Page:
Capturing/digitizing video or stills

Easy version

  1. Use the Web interface to route the relevant deck to moviola. Moviola only has digital input, not composite. If it's a digital deck like the digibeta, then route directly by middle-clicking the deck and left-clicking moviola. If it's not digital, then you'll need to route through a transcoder like FS1 or FS2: middle-click the deck, left-click a transcoder, then middle-click that transcoder and left-click on the moviola item in the list on the right (under Computers).
  2. If you're making a movie and if you don't already have a directory on the /nle directory on moviola, make yourself one. That's a 30GB fast local disk array dedicated to video stuff. You need to capture to a local disk to get high enough bandwidth, don't even try using a NFS-mounted one.

  3. Start up the capture program on moviola from your /nle subdirectory. (It's also known as mediarecorder

  4. You can either capture movies or still frames. The movie icon is the leftmost one on the bottom left (the little camera), the still frame icon is the rightmost of those three (the face).

  5. In either case, you want to pick the Digital option under the O2 Video Hardware item.

  6. If you're making a movie, select Tasks->Movie->Video Production(JPEG) from the menus to create fullsize frames with hardware JPEG compression. You can use the Show Tasks Settings under the Tasks menu to customize the size and compression. I recommend that you use JPEG compression if you want nice smooth motion. Using any of the other (software) codecs or no compression at all will result in a jerky movie. I also recommend using the popular QuickTime movie format instead of the obscure SGI movie format, provided only for backward compatibility.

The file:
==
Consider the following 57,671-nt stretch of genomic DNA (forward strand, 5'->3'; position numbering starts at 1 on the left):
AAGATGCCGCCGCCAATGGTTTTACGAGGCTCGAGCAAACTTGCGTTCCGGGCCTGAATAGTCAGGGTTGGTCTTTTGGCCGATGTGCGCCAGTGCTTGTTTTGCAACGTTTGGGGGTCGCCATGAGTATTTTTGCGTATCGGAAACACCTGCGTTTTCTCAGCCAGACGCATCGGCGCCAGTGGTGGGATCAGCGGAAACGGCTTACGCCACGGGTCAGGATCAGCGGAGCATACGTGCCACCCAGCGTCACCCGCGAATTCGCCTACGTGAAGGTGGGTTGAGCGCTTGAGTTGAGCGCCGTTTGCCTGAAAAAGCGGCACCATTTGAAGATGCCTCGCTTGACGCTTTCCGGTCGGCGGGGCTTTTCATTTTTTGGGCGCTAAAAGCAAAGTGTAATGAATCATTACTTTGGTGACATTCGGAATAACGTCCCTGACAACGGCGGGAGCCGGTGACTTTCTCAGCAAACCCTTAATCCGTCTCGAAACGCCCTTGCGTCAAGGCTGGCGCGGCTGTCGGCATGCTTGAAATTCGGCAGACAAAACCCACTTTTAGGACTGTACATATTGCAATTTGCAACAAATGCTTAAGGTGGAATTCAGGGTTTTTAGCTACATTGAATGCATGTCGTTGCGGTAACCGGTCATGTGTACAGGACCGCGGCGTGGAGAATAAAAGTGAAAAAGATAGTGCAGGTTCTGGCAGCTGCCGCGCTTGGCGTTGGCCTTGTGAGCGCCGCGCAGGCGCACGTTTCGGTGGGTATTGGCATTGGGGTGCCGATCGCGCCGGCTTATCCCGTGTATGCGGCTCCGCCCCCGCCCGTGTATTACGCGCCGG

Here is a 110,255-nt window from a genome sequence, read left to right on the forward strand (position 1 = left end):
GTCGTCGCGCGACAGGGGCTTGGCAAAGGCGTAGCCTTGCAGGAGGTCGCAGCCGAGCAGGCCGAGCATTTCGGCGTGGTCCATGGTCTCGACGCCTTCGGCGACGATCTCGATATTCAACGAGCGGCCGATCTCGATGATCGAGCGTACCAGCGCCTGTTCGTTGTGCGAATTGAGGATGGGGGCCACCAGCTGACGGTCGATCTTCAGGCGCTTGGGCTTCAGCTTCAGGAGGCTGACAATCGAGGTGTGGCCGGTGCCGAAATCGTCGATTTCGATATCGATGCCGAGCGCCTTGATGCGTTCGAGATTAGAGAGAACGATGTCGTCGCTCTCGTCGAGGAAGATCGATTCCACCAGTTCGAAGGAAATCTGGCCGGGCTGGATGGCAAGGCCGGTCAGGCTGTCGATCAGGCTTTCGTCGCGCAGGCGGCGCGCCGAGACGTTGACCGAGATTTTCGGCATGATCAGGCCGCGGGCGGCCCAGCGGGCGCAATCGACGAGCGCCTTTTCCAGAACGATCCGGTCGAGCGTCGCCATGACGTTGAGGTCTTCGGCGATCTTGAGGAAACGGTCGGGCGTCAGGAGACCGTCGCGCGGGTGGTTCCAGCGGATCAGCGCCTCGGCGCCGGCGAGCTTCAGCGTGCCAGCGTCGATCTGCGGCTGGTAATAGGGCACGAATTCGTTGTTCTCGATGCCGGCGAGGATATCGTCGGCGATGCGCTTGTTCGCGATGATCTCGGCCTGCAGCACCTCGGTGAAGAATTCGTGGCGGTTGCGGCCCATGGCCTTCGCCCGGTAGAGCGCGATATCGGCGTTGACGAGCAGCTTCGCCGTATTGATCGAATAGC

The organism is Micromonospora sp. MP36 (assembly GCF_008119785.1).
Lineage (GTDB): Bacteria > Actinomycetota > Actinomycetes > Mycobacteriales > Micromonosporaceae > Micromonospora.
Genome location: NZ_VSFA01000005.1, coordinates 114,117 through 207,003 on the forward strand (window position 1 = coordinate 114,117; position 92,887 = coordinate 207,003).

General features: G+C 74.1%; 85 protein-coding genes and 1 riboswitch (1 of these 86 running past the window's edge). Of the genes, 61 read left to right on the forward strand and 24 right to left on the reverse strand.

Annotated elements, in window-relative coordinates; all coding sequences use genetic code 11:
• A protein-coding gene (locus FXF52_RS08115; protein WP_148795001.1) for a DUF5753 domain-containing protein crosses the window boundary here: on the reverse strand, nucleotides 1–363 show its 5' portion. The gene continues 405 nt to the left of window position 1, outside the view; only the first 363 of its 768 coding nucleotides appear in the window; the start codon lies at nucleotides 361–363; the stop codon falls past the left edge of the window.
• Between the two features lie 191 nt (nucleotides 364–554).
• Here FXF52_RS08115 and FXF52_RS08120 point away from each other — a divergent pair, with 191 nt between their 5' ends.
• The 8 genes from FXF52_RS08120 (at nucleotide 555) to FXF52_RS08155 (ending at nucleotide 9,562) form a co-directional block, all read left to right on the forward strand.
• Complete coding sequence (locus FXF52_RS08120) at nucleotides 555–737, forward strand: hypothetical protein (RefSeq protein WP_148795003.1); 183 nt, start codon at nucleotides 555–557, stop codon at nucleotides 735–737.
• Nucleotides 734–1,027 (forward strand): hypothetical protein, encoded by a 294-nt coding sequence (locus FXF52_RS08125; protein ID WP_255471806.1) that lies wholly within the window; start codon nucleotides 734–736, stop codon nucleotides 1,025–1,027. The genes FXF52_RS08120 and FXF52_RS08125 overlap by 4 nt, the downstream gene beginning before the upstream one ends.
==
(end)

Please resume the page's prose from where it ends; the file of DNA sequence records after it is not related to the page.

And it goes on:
7. If you're grabbing a still frame decide on the size (full, half, quarter) and format (SGI/RGB, TIFF, GIF, and JPEG/JFIF), either by picking something preset from Tasks->Image or going totally custom through Tasks->Show Task Settings.

  8. Decide what directory you'd like your saved files to be saved into. Use the text input box on top of the browser area on the right. Note that if you're saving movies, you should save onto local disk to minimize chances of missing frames.

  9. The record button is the little red circle in the lower right. If you're capturing a still image, just hit the button once. If you're capturing a movie, you'll need to hit the record button to start and the blue square stop button to finish. The screen will freeze briefly after an image capture. After a movie capture, more processing will happen, as shown by a dialog box.

  10. You can view saved images or movies from the browser on the right. If you doubleclick on a movie file, it will automatically play on the left. If you doubleclick on an image file, it will appear on the left. To return to previewing the video input source, hit the blue square stop button.

  11. You can change the default name if you want by clicking on the text. If you just keep clicking the record button, the filename auto-increments.

More detail

Additional notes